Ocean Currents Artistic Summary
Updated: 4/16/2020
Ocean Currents Artistic Summary

Storyboard Description


Storyboard Text

  • Hello! My name is Annie Mckay, but you guys can just call me Anne. In this learning expedition, I will be taking you all over the world, to different beaches. I will also give you a summary of information about ocean currents. But first, let me tell you a story.
  • In 1992, a shipping container filled with bath toys was lost at sea. These toys are still washing up at beaches all over the world. They have been found in Hawaii, Alaska, and South America. There are also others that are still bobbing in the oceans 20 years later. These ducks have been named the "Friendly Floatees" and have many followers who have been trying to track them. These toys have helped scientists learn more about plastic pollution and understand ocean currents. These ducks have helped find out how long it took to go through the whole North Pacific Gyre.
  • Now, that we've got that over with. Let's get down to the real, valuable information.
  • I am going to tell you, a little bit about density. Basically, the less density something has, the lighter it is. In the ocean, water with high salinity is very dense and the salinity the water has, the denser it is. On the other hand, the warmer the water in the ocean is, the less dense it is. There are 2 types of ocean currents: surface ocean currents and deep ocean currents. Deep ocean currents are denser than surface currents because the salt from the surface ocean currents sinks down it to the deep ocean currents. This make the deep ocean currents denser, than the surface ocean currents.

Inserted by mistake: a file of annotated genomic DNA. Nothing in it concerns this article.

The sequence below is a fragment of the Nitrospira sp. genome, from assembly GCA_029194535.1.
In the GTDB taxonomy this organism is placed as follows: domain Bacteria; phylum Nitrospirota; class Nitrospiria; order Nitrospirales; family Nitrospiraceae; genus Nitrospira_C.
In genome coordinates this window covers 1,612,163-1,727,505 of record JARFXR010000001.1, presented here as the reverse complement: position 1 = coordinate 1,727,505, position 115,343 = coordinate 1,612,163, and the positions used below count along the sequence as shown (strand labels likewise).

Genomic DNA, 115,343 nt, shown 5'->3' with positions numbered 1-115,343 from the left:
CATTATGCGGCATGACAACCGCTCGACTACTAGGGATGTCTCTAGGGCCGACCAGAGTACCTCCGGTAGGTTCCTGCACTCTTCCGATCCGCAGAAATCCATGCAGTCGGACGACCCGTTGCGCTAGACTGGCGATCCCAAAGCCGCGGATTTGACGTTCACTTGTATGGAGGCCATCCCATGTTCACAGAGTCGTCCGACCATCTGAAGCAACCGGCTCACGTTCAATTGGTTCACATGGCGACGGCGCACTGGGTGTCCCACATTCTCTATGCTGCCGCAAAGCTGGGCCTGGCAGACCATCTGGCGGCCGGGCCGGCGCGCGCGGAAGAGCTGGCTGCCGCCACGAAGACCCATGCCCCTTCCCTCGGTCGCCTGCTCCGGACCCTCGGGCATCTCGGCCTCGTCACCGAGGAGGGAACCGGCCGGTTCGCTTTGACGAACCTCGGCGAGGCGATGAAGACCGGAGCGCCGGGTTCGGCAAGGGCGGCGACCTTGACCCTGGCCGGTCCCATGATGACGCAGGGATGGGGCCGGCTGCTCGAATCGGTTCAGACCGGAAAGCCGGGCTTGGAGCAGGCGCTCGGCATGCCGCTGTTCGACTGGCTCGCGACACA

• I don't think you really know what I told you about is connected. Well, they are connected because of ocean currents. An ocean current is a continuous flow of water in the ocean. The "Friendly Floatees" I told you about before, were moved around the globe by ocean currents. Density can also impact ocean currents.
  • Surface currents can impact Earth’s climate by carrying warm water to cold places and cold water to warm places. This makes the places near the equator cooler than they are supposed to be and cold places near the poles warmer than they are supposed to be. If the surface currents did not do this, it would be a lot harder for some species to thrive. Deep ocean currents impact Earth’s climate by distributing heat to the different places on Earth and stabilizing Earth’s climate. The thermal energy from warm water makes the air warmer and the thermal energy from cool water makes the air cooler. For example, the North Atlantic Gyre brings Europe warm water, through warm surface currents and the Indian Ocean Gyre brings Australia cold water, through cold surface currents.
  • Heat, from the sun, drives the circulation of the ocean and air on Earth. The circulation of wind on Earth is what makes surface ocean currents move. This in turn, makes the deep ocean currents move. The ocean absorbs and stores more heat than the atmosphere, which is why ocean currents have such an important job. When there are extreme variations in the temperature of ocean water, the lands that the ocean currents go to, have messed up climates. For example, a country that is usually warm because of the currents, will be colder and places that are usually colder, will be warm. This impacts life on Earth because these changes can create droughts which is bad for life on Earth.
  • Interactions between ocean currents and the atmosphere impact the climate by making it warmer or colder. They can also decrease or increase the amount of precipitation.
  • Thanks for coming! We hope you learned something new and had fun! Bye!
Over 15 Million Storyboards Created
Storyboard That Family